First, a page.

Consumers have a nasty habit of throwing out their electronics as soon as newer, shinier models become available, and they rarely ever do so properly. Nearly 42 million tons of e-waste — everything from microwaves and electric shavers to washing machines, laptops, cellphones, TVs and computer monitors — entered the global garbage stream in 2014, according to a United Nations University report.
Like all trash, this stuff doesn’t just disappear. Instead, it stacks up in landfills. Unlike most trash, however, e-waste is often packed with valuable components — as well as toxic chemicals and materials that can cause real damage wherever they end up.
Kyle Wiens thinks the iPad should be banned. It’s a “highly immoral” product, he says, because it can’t be opened and repaired when the battery dies. It’s a throwaway device, and he wants governments to prohibit it.
“It’s not designed to be long-lasting,” said Wiens, who is the co-founder and CEO of iFixit. “It’s like selling a car that has to be replaced when the tires wear out.”
Wiens is the Bernie Sanders of the electronics industry. He doesn’t just want reform — he wants revolution!
iFixit has made repairing broken iPhones as simple as setting up Ikea furniture thanks to the site’s easy-to-follow guides and excellent repair tools Apple doesn’t really want you to use. Now the company is about make it easier to fix even more broken gadgets by partnering with Electronic Recyclers International.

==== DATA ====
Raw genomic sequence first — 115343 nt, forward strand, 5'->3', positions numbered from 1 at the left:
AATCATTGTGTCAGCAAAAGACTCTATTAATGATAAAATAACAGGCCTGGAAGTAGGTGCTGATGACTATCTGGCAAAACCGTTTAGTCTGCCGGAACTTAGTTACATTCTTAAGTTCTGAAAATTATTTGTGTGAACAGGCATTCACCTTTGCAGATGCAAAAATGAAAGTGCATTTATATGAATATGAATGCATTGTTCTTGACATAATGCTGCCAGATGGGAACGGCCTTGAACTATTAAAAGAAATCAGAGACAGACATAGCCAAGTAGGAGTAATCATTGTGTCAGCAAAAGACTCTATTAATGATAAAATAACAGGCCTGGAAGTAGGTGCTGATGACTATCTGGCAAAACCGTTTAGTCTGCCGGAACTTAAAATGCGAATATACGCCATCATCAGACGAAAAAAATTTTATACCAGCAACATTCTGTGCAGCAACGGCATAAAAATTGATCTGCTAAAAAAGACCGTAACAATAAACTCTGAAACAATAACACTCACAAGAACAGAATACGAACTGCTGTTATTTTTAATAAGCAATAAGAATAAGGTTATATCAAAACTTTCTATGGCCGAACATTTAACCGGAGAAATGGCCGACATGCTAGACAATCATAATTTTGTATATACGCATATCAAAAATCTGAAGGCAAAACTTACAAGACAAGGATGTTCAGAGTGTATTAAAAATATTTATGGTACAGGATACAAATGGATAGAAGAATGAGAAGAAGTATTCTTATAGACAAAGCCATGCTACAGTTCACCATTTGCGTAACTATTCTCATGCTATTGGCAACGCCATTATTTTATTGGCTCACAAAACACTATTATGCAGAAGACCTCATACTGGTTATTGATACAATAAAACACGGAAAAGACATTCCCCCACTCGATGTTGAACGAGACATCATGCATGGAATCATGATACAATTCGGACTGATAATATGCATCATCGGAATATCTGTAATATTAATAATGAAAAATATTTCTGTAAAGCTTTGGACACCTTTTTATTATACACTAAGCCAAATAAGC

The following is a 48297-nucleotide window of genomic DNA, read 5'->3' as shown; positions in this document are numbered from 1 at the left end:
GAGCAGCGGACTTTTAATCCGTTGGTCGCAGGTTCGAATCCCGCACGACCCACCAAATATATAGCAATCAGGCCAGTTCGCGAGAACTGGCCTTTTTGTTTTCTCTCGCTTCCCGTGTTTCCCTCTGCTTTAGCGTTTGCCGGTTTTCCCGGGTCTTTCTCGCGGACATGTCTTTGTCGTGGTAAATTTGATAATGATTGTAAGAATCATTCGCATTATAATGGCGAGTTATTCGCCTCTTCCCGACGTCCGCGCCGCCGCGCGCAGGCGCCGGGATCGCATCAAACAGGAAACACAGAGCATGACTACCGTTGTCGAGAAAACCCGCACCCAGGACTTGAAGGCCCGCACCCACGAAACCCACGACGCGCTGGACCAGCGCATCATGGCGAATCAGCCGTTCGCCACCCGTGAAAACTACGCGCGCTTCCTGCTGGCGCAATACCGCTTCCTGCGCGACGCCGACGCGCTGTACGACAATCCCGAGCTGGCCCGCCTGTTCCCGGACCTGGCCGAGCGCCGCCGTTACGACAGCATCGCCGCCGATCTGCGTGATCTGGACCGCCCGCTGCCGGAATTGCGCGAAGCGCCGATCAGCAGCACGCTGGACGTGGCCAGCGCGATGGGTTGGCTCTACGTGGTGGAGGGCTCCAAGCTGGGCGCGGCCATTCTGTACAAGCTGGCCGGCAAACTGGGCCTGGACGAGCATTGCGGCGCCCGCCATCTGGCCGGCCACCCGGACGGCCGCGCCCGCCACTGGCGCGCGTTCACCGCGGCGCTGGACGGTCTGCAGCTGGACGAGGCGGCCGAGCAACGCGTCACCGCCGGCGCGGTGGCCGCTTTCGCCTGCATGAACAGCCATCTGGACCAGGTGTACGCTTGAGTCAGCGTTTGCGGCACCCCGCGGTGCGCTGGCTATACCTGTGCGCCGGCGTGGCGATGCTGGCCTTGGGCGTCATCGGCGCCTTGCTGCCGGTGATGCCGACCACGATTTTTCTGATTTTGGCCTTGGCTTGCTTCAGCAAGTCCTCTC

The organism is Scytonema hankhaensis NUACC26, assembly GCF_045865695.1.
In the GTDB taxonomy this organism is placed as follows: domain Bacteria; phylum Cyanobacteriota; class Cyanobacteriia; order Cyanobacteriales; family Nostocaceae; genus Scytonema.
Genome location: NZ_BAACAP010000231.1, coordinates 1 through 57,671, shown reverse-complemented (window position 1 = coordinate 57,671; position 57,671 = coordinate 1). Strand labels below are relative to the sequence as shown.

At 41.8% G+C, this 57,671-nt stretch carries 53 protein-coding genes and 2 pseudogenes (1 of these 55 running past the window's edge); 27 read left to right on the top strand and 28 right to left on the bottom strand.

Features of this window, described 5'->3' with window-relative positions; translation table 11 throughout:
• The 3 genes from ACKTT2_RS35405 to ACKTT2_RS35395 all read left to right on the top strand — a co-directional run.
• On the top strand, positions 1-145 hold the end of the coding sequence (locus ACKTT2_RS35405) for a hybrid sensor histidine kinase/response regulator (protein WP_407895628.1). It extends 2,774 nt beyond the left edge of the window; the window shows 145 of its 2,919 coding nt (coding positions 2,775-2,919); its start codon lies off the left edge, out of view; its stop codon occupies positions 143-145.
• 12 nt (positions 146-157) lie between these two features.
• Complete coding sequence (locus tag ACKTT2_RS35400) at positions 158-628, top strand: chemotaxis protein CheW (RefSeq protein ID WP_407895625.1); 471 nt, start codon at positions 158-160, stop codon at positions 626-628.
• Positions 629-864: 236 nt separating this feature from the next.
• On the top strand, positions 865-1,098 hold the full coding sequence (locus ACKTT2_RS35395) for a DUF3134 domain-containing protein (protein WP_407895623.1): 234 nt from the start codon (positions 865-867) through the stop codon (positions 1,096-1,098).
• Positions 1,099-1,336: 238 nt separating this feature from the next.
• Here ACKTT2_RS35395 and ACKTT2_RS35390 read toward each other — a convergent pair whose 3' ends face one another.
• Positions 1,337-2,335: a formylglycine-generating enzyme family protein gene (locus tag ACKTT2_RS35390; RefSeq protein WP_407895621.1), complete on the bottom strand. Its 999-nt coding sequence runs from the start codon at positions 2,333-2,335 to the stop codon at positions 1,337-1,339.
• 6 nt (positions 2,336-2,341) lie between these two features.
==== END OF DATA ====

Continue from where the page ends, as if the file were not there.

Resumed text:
Finding parts to fix broken Kindles, GoPros, and Nexus devices can be practically impossible, but now that iFixit and ERI are teaming up, consumers will have a way to keep more of their busted gizmos alive, instead of tossing them in the wood chipper.
Back in 2008, when Apple was selling roughly a tenth of the number of iPhones it sells today, the company produced a limited number of giant-sized display iPhones with built-in 30-inch Cinema Displays to show off its new line of smartphones.
Most of them were destroyed after the promotion was finished, but thanks to the wonderful world of the Internet, we can see that at least one made it out alive — and has now been converted by Reddit user 92JMFL into possibly the world’s sweetest Mac display.
ROSEVILLE, California – This is where your electronics go to die.
In a nondescript, 200,000-square-foot warehouse 20 miles northeast of Sacramento, box after box of discarded electronics and parts sit at Sims Recycling Solutions, awaiting their date with the “mega-shredder” at the end of the line. That’s where four rows of 22 hardened-steel blades will rip and grind the metal housings and circuit boards into tiny chunks.
“We recycle almost everything,” said Bill Vasquez, Sims’ vice president of U.S. operations, during Cult of Mac’s recent tour of the facility. He said more than 99 percent of the materials that pass through Sims’ doors gets recycled. “Our focus is to divert everything from landfill as much as possible.”